The Geax AKA is a race-bred XC tire with a focus on fast rolling and solid cornering. As a fairly recent design, the 2.2″ version tips the scales at 590 grams per tire and is a testament to modern advances in tire tech. The knobs are stiff and the pattern is closely spaced which lowers the rolling resistance while also providing a solid hookup when you push the limits.

Bottom line: The tread on the AKA is particularly well suited to terrain in the southwest and they are an excellent choice for all day riding on fast, twisty singletrack. However, this is not an All Mountain tire.

Kenda Nevegal (26″, 29″, and 650b; Standard, UST and 2-ply DH)

A quick survey of my riding club revealed the Nevegal to be an overwhelming favorite for our corner of the US. Originally designed with input from racing legend John Tomac, this tire, like the Maxxis, has evolved to include a myriad of size, bead, and rubber compound offerings. One of my riding buddies summed it up by describing the Nevegal as an almost perfect compromise that perhaps doesn’t excel at any one thing, but as a package provides a tire that you don’t have to think about while riding: it just performs.

Bottom line: Again like the High Roller, the Nevegal offers a proven tread design shared across a wide variety of models so you can find a pair suited for your exact style of riding. All that variety means you could even shod multiple bikes in your shed with the same tread pattern – how’s that for a consistent ride?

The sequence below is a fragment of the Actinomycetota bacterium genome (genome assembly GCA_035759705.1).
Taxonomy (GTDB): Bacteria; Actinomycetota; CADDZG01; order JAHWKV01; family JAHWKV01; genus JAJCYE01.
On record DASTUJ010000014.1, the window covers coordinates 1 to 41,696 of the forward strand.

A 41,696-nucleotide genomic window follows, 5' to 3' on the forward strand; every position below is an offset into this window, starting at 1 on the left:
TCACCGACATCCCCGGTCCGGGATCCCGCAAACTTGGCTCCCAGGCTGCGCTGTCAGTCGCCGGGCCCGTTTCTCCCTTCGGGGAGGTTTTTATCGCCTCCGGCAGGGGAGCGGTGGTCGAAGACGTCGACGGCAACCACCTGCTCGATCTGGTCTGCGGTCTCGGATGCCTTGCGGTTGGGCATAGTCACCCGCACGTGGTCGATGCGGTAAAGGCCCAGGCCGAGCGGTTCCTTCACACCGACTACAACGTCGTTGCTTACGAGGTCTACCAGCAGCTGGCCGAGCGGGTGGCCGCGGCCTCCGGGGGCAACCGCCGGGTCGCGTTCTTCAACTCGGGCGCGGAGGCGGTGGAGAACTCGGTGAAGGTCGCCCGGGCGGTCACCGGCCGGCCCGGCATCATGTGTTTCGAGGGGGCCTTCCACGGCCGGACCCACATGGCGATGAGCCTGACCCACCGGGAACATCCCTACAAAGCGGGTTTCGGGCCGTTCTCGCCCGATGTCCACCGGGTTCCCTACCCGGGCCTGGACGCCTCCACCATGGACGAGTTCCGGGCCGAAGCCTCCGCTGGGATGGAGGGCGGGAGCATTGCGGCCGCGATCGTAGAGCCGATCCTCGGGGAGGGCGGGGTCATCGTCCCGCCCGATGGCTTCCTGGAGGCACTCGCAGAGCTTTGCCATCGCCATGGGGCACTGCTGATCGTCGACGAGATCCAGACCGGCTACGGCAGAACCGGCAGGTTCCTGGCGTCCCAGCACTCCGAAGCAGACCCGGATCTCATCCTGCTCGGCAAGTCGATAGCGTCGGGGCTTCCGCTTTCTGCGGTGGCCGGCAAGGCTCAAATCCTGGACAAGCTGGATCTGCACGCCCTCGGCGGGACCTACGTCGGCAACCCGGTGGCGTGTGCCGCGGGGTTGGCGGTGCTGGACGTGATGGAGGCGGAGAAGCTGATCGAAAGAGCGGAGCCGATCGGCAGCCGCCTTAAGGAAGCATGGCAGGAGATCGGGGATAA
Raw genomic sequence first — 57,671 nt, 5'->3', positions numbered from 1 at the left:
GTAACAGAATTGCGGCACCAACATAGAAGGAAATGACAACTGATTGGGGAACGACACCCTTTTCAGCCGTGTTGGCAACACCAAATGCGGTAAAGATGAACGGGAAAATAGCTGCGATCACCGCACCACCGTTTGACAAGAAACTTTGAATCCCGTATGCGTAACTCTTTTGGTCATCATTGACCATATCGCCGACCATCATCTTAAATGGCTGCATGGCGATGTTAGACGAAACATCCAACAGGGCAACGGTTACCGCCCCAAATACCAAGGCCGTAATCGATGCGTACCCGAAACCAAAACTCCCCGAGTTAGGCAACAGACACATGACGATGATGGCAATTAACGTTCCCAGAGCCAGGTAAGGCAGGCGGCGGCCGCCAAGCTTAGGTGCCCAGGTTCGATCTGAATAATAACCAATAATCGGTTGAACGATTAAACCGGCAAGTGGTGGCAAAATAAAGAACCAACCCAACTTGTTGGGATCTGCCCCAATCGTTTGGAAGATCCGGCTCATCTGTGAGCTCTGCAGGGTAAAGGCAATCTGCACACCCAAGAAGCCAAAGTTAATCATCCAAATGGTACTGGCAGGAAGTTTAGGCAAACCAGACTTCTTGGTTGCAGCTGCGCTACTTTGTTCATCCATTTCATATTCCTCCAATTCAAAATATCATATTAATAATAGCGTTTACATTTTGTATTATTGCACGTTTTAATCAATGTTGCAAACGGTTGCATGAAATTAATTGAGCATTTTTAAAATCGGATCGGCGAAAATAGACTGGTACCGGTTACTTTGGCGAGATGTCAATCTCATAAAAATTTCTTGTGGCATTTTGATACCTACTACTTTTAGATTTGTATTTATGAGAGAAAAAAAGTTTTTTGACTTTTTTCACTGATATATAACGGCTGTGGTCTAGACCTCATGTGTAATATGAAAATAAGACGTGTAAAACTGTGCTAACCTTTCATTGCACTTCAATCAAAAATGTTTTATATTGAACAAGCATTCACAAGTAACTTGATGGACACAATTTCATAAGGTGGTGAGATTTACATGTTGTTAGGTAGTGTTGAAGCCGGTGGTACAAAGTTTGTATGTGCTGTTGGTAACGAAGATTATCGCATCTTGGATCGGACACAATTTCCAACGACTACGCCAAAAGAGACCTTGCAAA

Whether you live in the southwest or the Rocky Mountains or you’re traveling here for that epic riding vacation, any of these tires should work out great for you – just make sure you match the tire to your own riding style!


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# Comments

  • trek7k

    Great article – I ran the Velociraptors and another tire similar to the Nevegals when I lived in Colorado and they worked great. I also had good luck with running a semi-slick tire up front on hardpack trails.

    One thing I never found was a good sand tire. I guess it’s because most trails in the southwest just have short bursts of sand so it would be silly to design a tire specifically for really loose sand. That is, unless you’re riding on sand dunes at the beach or something. 🙂

    Do you have any specific recommendations on tire pressures for the terrain out there? I remember having to adjust to higher pressures than I was used to riding on the east coast – seems like I got a pinch flat on almost every ride for the first few months I lived in Colorado.

    I know a lot of people are running tubeless tires these days but do you recommend using a sealant with tubed tires to guard against sharp rocks / cacti?

  • maddslacker

    I run about 27psi with tubes, and I am about to switch to tubeless where I will run 25psi.

    I have never had a puncture from a cactus, but I have encountered numerous goatheads. Stan’s sealant in a tubeless setup handles these just fine, or you can put a product called True Goo into your tubes for the same net effect. (pull out the goathead(s) and spin the tire to seal) True Goo is a great sealant and is made right here in Colorado.

  • maddslacker

    The AKA is a really fast tire. I recommend that as a race tire and daily trail tire.

  • maddslacker

    It doesn’t corner very well on pavement at max pressure. It’s definitely an off road tire, and I can back that up with 4 days in Moab last week.

  • Inertia

    The Conti Race King is a nice, fast rolling tire, if you’re looking for a faster tire, Run. It doesn’t last very long though (I’m in phoenix, and ride all over AZ). I think my last pair lasted 4 months of solid riding.

  • Jake21